Another issue specific to Webb that many other schools do not face is the dating dynamic between day and boarding students. 

Boarding students are confined under various restrictions, including dorm check-ins at night and having to take passes on the weekend, which can present some challenges to their relationship with a day student. They are also not allowed to keep cars, meaning they have limited options to privately spend time with their partner.  

Meanwhile, boarding students also have a unique experience that many other teenagers do not have when it comes to dating, since most typical high schoolers still live at home. Boarding students must learn to independently achieve a balance between academic, personal, and dating life.  

“When I first started dating, my friend felt like I wasn’t listening to her,” Joy Li (‘24) said. “We had conversations about how we should balance time with friend and time with boyfriend.” 

Additionally, due to the uniqueness of Webb’s environment, two boarders might not have the privacy they need when dating. 

“[Boarders] have little to no privacy to their dating lives since they have to fill out passes …it’s more noticeable since they live on campus,” Marina Saeger (‘23) said.  

They might also be hanging out together all the time, a phenomenon that may well blur the boundaries between learning space and personal life and become bothersome for other individuals. 

As for relationships between upper and lower classmen, there exist many stereotypical preconceptions.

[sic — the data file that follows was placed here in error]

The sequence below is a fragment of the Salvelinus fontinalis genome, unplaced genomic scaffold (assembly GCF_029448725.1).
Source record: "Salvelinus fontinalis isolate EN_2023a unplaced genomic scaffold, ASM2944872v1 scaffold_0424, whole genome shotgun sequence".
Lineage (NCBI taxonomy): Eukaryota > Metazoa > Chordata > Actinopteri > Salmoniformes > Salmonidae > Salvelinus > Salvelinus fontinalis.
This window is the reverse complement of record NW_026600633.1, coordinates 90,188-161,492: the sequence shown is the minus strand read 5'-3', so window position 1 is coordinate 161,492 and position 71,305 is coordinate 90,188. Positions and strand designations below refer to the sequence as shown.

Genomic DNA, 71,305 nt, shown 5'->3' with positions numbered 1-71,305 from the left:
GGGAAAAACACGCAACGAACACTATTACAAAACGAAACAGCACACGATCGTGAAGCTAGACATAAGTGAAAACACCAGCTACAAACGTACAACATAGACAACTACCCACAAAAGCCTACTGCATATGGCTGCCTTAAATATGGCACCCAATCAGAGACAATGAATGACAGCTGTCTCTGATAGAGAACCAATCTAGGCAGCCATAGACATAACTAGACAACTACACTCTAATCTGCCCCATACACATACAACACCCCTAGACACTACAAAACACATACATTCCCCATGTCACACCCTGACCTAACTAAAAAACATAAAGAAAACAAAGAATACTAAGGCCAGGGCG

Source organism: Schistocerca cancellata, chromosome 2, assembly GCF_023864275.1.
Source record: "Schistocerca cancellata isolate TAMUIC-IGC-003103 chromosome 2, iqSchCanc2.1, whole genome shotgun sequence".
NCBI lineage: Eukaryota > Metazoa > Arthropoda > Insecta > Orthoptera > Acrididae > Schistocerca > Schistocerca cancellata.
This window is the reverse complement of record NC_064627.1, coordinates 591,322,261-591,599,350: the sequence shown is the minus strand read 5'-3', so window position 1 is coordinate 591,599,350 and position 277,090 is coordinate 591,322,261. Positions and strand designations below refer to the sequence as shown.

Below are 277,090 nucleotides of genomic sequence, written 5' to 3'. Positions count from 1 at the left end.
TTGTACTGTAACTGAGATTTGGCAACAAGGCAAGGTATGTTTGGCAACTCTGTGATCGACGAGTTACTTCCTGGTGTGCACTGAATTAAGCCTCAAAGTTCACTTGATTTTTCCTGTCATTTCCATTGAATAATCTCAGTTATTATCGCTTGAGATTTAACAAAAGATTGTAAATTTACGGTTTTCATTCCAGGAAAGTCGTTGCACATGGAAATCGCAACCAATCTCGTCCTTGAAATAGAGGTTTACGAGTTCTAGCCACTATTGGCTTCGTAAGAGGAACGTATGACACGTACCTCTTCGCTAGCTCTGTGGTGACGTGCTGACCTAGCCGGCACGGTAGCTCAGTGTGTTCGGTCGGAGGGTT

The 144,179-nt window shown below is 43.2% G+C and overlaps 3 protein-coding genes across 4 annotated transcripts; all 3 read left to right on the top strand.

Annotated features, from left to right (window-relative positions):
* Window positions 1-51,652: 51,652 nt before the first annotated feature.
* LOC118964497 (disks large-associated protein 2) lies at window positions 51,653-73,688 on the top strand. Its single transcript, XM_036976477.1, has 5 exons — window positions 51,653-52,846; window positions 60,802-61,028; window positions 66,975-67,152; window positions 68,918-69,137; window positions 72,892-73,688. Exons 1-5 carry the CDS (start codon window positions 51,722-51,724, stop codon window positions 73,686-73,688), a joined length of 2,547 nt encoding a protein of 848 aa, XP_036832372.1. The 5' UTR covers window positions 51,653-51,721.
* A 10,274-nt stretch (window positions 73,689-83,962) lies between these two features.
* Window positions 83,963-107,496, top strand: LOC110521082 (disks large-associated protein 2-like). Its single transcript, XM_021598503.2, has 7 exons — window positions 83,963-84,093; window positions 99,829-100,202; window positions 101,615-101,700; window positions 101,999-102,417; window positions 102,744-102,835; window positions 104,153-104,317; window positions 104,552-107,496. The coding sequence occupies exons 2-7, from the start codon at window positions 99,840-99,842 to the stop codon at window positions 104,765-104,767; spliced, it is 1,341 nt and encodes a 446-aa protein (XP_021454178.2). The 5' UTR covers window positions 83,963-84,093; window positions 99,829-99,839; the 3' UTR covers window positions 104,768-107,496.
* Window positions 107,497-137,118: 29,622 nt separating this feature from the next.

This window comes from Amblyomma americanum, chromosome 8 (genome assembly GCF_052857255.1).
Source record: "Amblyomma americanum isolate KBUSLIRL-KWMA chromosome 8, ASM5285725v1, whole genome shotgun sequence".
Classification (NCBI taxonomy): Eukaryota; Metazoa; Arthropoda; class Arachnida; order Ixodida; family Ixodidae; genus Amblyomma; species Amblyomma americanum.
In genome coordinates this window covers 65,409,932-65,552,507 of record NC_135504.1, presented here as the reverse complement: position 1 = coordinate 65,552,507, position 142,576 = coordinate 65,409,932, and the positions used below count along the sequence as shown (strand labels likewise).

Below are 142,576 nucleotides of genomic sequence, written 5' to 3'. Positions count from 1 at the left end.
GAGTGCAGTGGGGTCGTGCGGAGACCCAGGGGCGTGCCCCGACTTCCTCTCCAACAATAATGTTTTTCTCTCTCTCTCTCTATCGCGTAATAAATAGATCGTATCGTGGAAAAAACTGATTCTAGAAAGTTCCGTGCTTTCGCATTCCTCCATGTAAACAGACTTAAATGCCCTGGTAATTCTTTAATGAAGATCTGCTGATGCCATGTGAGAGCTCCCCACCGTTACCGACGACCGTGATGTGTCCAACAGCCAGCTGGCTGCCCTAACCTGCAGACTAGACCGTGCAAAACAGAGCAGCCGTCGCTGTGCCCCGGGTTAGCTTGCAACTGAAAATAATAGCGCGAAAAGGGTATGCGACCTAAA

“I think in any school, people usually look down on the older one…[question]why do they need to go after someone younger than them,” Marina said.  

She also points out the large maturity gap between grades, which brings us to our next point. Upperclassmen are busier, so their concerns would be considerably different from their underclassman partner, which could cause problems in their relationship.  

However, there are undoubtedly many positive aspects to this type of relationship.  

“I would encourage him [my boyfriend] to participate in school activities and apply for leadership positions because I experienced that as a freshman,” Joy said.  

We also looked at the general motives of dating within the Webb community. 

“For underclassmen, when they enter high school, they immediately want to find their high school sweetheart,” Marina said. “That’s why they tend to rush into relationships.”  

Upon entering high school, freshmen find themselves meeting a flurry of new peers. So, it makes sense for them to quickly settle into a relationship; establishing themselves in a glamorous and exciting social circle gives freshmen a sense of belonging and helps them adjust to the seemingly intimidating high school life.